Central Africa states to up troops in Central African Republic ahead of peace talks
By Phal Mezui Ndong
LIBREVILLE (Reuters) - Central African Republic's neighbors have agreed to increase the number of troops stationed there to help defend against rebels threatening to overthrow the government.
The Economic Community of Central African States (ECCAS) - which already has more than 500 peacekeepers in CAR - announced its decision overnight in Gabon's capital Libreville, ahead of peace talks planned between the SELEKA rebels and the government in early January.
The insurgency poses the biggest threat yet to President Francois Bozize's nearly ten years in charge of the nation, which has remained poor since independence from France in 1960 despite rich deposits of uranium, gold and diamonds.
"We are thinking of a way to deploy this mission as quickly as possible," Gabon Foreign Minister Emmanuel Issoze Ngondet told reporters after a meeting with his regional counterparts. He did not say how many soldiers would be deployed.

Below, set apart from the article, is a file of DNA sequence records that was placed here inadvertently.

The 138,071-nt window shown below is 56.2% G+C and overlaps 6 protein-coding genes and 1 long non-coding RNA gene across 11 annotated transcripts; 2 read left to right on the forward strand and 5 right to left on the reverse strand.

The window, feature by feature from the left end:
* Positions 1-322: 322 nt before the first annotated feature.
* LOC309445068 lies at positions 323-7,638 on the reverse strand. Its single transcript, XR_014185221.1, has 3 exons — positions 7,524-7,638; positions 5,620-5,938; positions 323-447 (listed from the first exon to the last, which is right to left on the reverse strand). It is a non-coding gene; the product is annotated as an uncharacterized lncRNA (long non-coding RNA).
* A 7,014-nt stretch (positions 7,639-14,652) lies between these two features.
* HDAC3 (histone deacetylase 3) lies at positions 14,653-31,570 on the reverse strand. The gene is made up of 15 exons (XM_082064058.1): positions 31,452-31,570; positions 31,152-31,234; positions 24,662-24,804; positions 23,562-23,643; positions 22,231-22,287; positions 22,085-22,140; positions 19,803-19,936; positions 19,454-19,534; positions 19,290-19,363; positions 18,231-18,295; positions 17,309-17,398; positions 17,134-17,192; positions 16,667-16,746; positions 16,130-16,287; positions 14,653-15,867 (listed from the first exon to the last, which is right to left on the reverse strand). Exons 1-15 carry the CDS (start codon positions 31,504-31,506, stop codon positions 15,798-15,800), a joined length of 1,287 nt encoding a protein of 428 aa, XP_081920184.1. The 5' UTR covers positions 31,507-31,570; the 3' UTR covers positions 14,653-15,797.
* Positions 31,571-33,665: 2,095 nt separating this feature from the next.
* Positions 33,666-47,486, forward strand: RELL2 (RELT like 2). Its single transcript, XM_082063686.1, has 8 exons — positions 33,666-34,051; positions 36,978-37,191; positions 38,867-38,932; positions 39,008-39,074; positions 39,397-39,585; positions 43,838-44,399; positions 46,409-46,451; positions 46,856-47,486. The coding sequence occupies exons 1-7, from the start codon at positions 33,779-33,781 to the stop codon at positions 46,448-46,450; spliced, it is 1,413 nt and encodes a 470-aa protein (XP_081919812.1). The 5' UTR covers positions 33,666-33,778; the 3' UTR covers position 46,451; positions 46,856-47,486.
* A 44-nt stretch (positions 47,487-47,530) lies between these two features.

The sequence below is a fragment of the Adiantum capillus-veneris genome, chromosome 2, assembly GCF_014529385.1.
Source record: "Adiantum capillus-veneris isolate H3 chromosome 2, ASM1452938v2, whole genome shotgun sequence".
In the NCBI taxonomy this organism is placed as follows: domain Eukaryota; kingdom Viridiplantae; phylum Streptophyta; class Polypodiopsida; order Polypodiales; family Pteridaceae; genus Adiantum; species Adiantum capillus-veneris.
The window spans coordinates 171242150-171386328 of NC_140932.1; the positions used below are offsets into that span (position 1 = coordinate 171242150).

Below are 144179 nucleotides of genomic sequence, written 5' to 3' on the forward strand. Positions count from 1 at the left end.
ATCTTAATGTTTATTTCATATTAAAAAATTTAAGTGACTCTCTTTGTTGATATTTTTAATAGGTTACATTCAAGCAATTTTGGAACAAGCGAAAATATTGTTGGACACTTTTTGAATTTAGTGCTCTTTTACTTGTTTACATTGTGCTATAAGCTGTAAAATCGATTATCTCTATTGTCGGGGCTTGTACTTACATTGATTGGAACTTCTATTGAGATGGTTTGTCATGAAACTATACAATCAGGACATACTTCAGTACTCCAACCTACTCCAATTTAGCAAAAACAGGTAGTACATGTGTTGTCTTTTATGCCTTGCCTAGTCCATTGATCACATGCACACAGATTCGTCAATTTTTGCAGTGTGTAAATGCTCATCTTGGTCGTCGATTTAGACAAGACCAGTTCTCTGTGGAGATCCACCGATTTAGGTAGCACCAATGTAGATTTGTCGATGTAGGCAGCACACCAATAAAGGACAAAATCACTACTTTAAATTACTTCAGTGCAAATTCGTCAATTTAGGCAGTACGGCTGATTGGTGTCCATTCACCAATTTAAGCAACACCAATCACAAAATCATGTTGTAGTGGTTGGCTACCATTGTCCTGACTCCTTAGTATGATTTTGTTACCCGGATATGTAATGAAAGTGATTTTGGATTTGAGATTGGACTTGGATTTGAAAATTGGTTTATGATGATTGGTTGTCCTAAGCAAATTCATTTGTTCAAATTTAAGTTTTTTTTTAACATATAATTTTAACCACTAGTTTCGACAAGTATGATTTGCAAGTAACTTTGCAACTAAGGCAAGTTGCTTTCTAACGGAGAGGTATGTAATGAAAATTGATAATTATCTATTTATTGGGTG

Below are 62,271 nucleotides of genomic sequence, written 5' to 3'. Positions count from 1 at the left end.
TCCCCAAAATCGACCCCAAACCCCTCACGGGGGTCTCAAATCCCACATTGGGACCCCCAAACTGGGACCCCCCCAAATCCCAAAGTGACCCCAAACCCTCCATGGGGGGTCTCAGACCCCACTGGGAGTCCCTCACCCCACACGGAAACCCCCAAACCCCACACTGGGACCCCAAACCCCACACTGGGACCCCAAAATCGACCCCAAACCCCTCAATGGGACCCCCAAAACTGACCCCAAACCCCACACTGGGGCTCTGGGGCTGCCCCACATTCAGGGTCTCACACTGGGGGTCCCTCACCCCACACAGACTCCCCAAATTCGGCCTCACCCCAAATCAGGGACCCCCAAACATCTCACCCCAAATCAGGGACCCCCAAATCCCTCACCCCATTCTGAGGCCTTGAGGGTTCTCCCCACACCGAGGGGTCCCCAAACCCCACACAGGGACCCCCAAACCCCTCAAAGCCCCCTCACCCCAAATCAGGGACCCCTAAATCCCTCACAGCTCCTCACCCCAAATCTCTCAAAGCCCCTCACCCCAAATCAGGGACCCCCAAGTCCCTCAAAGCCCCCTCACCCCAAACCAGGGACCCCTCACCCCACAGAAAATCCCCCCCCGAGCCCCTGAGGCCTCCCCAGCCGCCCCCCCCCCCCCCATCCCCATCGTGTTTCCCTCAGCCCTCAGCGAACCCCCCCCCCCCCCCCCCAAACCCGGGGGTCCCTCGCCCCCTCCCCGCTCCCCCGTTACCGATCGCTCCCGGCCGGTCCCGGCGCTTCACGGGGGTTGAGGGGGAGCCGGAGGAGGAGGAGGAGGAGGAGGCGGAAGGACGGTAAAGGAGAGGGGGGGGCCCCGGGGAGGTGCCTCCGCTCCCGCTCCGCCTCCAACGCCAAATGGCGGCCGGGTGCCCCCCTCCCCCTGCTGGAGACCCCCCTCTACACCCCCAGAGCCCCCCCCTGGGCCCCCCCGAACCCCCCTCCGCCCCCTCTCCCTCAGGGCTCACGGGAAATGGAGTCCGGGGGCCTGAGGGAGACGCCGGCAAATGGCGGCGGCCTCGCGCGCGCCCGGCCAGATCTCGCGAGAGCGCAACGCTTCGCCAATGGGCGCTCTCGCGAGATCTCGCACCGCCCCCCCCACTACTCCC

The ECCAS troops, mostly from Chad, are part of the MICOPAX (Mission for the consolidation of peace in Central African Republic) peacekeeping force, but have been unable to prevent a rebel advance to within 75 km (45 miles) of the capital Bangui since early December.
The SELEKA rebels have threatened to overthrow Bozize if he does not live up to a previous peace deal offering former fighters pay and jobs, but they have agreed to stay out of Bangui to allow for peace talks.
Officials in Bangui on Friday said rebels had agreed to send delegates to Libreville in early January. A rebel spokesman was not immediately available to comment.
Some clashes between government troops and rebel fighters were reported on the outskirts of Damara, 75 km north of Bangui, on Friday, and some residents of the capital were fleeing the city, fearing a fresh rebel push. Continued...